Silent Hill: Revelation 3D has a lot of things working against it from the get go. It's based on a video game franchise that debuted in 1999 has been milked for sequels ever since (the current total of Silent Hill games is nine) and the movie itself is a sequel to the disappointingly dumb 2006 film directed by Christophe Gans. What's more the bitter aftertaste of Resident Evil: Retribution is still lingering in the mouths of survival horror movie/gamers and although they have entirely different plots and take place in totally different universes that's not necessarily enough to take the edge off for weary viewers.
It would take a dazzling director with a stellar cast and a first-rate script to overcome those sorts of obstacles and Silent Hill doesn't have any of those things. Writer/director Michael J. Bassett is obviously fond of both video games and horror (his previous movies include Solomon Kane and Deathwatch) the cast is decent with some exceptions and the script… well it's better than Resident Evil. If anything we can give Bassett credit for his enthusiasm. You really can't win when you try and make a video game movie no matter how many hours you spent playing Doom as a teen. Whether that's at the hands of the studios or the creative teams themselves isn't clear; it's simply a nut that hasn't been cracked yet.
The good news is that you don't really need a grasp on the video game or previous movie's narrative to follow the Revelation's plot. Harry (Sean Bean) has been lying to his daughter Heather (Adelaide Clemens) for a very long time. He's convinced her that her dreams about a terrible place called Silent Hill are the longstanding effects of a car crash that killed her mother and that they have to move around and take on new identities all the time because he killed a prowler in self-defense. Heather has other problems like the occasional hallucinations about a terrible alternate universe that's populated by monsters and industrial junk and flickering lights. One minute she'll be doing something normal and then suddenly the walls are burning down to the rafters and something with a butt for a face is shambling towards her. It's a raw deal.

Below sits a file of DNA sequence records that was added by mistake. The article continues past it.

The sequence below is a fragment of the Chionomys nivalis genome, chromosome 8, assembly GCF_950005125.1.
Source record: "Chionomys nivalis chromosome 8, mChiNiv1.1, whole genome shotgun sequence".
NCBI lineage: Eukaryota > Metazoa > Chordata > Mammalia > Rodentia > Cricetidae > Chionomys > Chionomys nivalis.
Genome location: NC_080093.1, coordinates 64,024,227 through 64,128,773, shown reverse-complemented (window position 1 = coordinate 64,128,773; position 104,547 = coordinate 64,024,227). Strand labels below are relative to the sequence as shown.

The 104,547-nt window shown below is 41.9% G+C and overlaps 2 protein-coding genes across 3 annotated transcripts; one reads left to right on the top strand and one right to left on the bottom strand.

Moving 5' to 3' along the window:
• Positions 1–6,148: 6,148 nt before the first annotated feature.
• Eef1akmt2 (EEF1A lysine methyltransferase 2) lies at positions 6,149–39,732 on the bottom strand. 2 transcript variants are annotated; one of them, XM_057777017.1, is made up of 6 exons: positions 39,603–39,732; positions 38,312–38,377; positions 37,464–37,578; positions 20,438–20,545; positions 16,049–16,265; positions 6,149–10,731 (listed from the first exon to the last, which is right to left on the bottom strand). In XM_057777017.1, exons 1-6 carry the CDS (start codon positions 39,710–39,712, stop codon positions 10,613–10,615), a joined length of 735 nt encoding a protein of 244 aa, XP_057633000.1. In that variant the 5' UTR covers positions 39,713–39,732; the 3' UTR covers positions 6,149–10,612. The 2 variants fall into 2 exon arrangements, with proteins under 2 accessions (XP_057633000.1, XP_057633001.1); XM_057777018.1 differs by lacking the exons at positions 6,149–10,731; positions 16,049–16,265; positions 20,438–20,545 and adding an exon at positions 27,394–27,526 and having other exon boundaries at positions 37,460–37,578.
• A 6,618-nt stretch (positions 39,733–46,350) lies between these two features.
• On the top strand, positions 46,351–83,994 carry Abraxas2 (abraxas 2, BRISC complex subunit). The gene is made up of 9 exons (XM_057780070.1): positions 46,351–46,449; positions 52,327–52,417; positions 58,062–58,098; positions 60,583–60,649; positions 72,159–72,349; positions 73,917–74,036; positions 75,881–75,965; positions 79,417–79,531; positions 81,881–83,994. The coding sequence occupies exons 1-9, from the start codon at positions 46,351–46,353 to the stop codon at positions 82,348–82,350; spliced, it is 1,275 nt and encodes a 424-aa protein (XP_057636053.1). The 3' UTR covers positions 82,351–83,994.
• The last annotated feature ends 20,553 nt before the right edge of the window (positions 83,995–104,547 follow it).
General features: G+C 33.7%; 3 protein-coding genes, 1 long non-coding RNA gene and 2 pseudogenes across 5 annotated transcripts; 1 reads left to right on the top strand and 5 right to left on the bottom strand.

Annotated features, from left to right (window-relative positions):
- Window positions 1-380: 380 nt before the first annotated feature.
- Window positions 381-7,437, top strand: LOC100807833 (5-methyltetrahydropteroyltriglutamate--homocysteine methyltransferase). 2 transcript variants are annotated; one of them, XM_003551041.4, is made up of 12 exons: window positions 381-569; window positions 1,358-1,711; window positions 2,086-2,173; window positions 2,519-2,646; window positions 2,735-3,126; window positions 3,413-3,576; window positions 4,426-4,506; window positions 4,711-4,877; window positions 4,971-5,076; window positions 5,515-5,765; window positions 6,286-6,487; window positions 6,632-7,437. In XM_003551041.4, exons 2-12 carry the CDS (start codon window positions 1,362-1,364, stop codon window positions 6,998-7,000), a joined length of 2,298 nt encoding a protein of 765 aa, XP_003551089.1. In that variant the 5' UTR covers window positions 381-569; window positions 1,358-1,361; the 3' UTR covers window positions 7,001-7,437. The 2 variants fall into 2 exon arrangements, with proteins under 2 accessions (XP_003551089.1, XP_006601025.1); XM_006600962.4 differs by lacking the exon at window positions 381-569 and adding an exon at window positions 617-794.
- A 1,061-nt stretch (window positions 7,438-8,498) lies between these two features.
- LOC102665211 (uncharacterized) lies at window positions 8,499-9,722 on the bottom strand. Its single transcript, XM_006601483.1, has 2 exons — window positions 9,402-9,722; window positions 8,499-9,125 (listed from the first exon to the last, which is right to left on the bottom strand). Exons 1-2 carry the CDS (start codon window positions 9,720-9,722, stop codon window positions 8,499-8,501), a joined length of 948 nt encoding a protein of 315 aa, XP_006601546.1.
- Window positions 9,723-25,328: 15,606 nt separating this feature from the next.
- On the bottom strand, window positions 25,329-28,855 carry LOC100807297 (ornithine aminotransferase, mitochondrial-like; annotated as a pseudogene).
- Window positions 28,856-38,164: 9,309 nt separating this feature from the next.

Heather's first day at her new school is not that great; she meets a cute guy named Vincent (Kit Harington) who wants to be buddies but she makes it clear she's pretty bad ass and not one to pal around since she'll just be leaving town again anyway. When she comes home from school her dad has disappeared and the living room is a huge mess. If she wasn't clear on what to do next someone used his blood to write "COME TO SILENT HILL" on the wall with a funky sigil next to it which matches this weird object she's had since she was little. Luckily Vincent has a car and more than a few troubling secrets of his own underneath those glossy brown curls. He offers to drive her and off they go. Typical chitchat between them is about the nature of reality and dreams and Vincent's batty grandfather who's locked up in an insane asylum.
This is where things get really convoluted. Silent Hill is indeed a terrible place where ash falls from the sky during the day and horrible things come out to menace any townsperson dumb enough to be out at night. It's an eerie world that comes close to the truly terrifying Silent Hill games on occasion. After a while though it's mostly just Heather and occasionally Vincent running around in what seems like mazes of rusty bloody walls with the occasional gruesome monster popping out to halfheartedly menace them.
There's a dash of The Wicker Man here with the requisite creepy sacrificial cult and some Hellraiser-esque torture thrown in but it stops short of being a full-blown Clive Barker nightmare. There is some gore and disturbing images but the choice to use practical effects for almost all of the monsters is far more impressive in theory. Those monsters look okay from afar but rubbery up close whereas the only CGI monster is an impressive spidery thing made up of doll parts. The use of strobe lights and other effects is absolutely maddening especially in conjunction with the 3D which is mostly used for cheap gimmicks like splashing blood at the viewer.
There's something oddly satisfying about the way that the movie follows the trajectory of a video game; it's even laid out like a video game universe with different goals and bosses at each location. The problem is that what is believable or acceptable in a video game doesn't necessarily translate to a movie — in a game you're busy solving puzzles and killing monsters and it's easier to overlook kitchen-sink plots. Even though the movie doesn't completely hew to the game's story it's got the same mentality that more is better when it's really just more. And the more that's piled on the more ridiculous it gets. When everything is at a fever pitch that kind of weirdness becomes a baseline and nothing is shocking. Unlike in the games there's just one ending no matter how you play it.